HTML5 Canvas CRT Filter

Note: This may be the coolest thing I’ve ever done.

So, over the last couple of weeks I’ve been a bit obsesed with the idea of CRT filters. The concept involves making the graphics look like they’re being displayed on a CRT T.V. by adding in color distortion, scan lines and bloom.

It all started with wanting to get a small CRT T.V. to play the SNES on, I saw one leaving Sean’s and couldn’t stop thinking about the idea of how old games look better on old T.V.s. From there it evolved into the fact that, eventually, there will be no functional CRT T.V.s anywhere, which made me a little sad, I really think some games look better when being displayed via CRT. Then, the idea of simply having an algorithm to reproduce CRT output came up, I was curious the algorithm needed to do something like that. The new Street Fighter III: Third Strike on PSN/Xbox has this option and I was curious if it was accurate or not (did they just put black lines every other pixel to represent scan lines or did color from the surrounding pixels bleed into the scan line like it should be).

I found an algorithm which involves looping through each pixel and applying different RGB transformations to the values (I tried to port this to JavaScript properly…I’m sure there are errors):

http://board.byuu.org/viewtopic.php?f=10&t=147&start=150

And to manage a pixel by pixel analysis of whats on the screen in HTML5 / Canvas:

https://github.com/flother/examples/blob/gh-pages/canvas-blur/v1/canvas-image.js

Then I added in a character class, animation and game loop. I also created a horrible rainbow colored character to move around the screen so you can see performance, and went with a Super Metroid background image to easily see the graphical change.

I don’t claim this is the best, most efficient way to do a CRT filter (I’m sure it’s not). The image is 256 x 224 (SNES resolution) multiplied by 2 (512 x 448). Be sure to note the horrible impact on performance (each update it loops through each pixel and provides a transformation). Should be 10 FPS but with the filter that doesn’t work out.

WARNING: This will only work in modern browsers (seems best on Chrome) and may crash your browser:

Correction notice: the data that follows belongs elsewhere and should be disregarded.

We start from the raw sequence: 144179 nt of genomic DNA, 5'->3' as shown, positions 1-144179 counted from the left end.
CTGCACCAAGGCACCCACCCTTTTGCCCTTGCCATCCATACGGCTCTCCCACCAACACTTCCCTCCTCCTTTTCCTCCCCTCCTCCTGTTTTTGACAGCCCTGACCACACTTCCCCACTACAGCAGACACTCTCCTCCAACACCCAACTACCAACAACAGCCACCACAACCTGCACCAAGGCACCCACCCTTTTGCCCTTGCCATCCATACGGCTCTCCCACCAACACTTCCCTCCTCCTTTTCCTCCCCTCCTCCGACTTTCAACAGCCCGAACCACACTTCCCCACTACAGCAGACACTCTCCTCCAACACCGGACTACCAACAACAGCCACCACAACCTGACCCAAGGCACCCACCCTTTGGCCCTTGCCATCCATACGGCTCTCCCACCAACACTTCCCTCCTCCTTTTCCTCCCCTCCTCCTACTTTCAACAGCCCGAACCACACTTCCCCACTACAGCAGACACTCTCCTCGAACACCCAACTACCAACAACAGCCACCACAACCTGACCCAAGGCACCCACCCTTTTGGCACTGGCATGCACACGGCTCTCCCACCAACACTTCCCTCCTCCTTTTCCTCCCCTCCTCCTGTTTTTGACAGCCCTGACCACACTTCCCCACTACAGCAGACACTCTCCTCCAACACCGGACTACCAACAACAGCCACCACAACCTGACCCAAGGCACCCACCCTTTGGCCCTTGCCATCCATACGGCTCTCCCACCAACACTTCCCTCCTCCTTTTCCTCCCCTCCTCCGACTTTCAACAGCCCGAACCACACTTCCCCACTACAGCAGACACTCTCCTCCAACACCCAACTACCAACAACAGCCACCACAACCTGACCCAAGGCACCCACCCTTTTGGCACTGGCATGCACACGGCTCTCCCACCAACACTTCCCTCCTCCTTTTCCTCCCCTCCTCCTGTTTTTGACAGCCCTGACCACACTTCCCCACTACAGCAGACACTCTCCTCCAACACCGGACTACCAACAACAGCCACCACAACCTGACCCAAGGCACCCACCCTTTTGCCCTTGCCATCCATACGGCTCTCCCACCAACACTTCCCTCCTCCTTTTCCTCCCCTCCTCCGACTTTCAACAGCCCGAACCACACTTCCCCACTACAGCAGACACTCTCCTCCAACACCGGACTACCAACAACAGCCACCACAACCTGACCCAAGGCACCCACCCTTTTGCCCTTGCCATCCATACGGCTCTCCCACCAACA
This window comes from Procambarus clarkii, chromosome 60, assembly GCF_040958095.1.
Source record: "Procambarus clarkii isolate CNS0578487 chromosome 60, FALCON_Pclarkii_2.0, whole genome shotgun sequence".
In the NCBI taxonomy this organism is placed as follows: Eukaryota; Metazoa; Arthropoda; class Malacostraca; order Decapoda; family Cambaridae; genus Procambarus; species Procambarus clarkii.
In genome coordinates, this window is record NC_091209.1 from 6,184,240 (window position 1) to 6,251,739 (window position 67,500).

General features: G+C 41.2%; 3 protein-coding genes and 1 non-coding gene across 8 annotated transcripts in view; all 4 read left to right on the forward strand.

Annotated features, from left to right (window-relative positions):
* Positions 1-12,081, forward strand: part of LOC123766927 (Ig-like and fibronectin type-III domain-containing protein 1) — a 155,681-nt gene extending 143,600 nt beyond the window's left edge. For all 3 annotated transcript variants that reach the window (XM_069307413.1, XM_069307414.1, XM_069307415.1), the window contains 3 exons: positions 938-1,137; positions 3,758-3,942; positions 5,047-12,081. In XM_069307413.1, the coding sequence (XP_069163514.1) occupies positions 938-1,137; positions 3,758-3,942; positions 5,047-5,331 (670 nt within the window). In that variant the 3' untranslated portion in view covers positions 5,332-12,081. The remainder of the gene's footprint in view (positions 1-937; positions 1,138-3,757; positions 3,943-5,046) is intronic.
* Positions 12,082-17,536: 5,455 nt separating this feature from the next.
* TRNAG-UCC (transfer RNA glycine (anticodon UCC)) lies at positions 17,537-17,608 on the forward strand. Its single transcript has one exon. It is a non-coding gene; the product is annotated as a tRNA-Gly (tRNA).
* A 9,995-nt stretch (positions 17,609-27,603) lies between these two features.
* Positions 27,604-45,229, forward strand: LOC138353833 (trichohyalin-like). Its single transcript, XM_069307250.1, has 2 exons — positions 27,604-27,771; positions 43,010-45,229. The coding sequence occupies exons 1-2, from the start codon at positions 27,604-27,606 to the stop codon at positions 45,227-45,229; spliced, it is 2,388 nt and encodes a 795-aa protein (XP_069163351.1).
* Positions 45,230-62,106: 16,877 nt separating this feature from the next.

http://awesomeradicalgaming.com/html5-canvas-crt-filter/

Click “CRT Filter Off/On” to turn the filter off and on.

If you’re interested, inspect the source on the page. The JavaScript is right on it and I tried to comment everything. The original code is in…Mathlab or something (why is someone doing this in Mathlab?), basically they’re porting it to SNES emulators, and some of the lines didn’t make sense, such as:

(ScaleTimes.*linspace(0, 1, 255).^(1/2.2)) + ScaleAdd

Which is basically a value * array which…I’m not sure if every element in the array is multiplied or what.

linspace() is also an interesting function I’ve never seen before, that should have converted properly (linearly spaced array values from x to y for z elements).

Finally:

InterpolatedImage[x, y + 1].red = ScanRange[max(i.red) + 1] * i.red // assign dark scanline values based on brightness of pixel above
InterpolatedImage[x, y + 1].green = ScanRange[max(i.red) + 1] * i.green
InterpolatedImage[x, y + 1].blue = ScanRange[max(i.red) + 1] * i.blue

May have not converted properly. Not sure what the max is doing (it’s a single value, how can max() do anything for one value, also why does it use red’s value as the transformation each time).

I tried to improve performance by removing the 4 loops and just having one loop. Then, every other line it either does a normal transformation or a scan line transformation.

The ghosting is being generated because of the vertical scan lines but…I’m not really sure why. The vertical scan lines effect vertical pixels not horizontal ones.

In general I’m not really sure how they came to the conclusion to use those transformations, but it works. I mostly just ported it to HTML5.

Update:

I’ve put the source up on Github here: https://github.com/mikeradvak/html-5-canvas-crt-filter and you can see a working example here: http://mikeradvak.github.io/html-5-canvas-crt-filter/.

7 thoughts on “HTML5 Canvas CRT Filter”

  1. Hot damn. This is some beautiful stuff. I was originally in the neighborhood for some scanlines, but this is pretty nice too.

  2. Gaming on Cathode Ray tube (CRT) is very harmful for the human eye, This step of CRT filter will be really favorable for the people who play games on CRT.
    r4i card

  3. Ich hab hier das andere Extrem Рsoviele sch̦ne Kleidung (finde ich), aber leider nicht rosa, daher untragbar. Und ich kann diese Farbe nicht mehr sehen. Sollte es bei Tertia eintreffen, werde ich dich nochmal daran erinnern, dass du es so wolltest ;-)Und warum &qotr;gestuiges Desaster"? War doch toll! :-P

  4. Auii!iuigiir!! Mi ero perso il compleanno. Su, dai, 30 non sono tanti. Pensa che io, quando voglio sentirmi giovane, devo pensare che mia figlia ancora non ne ha venti!

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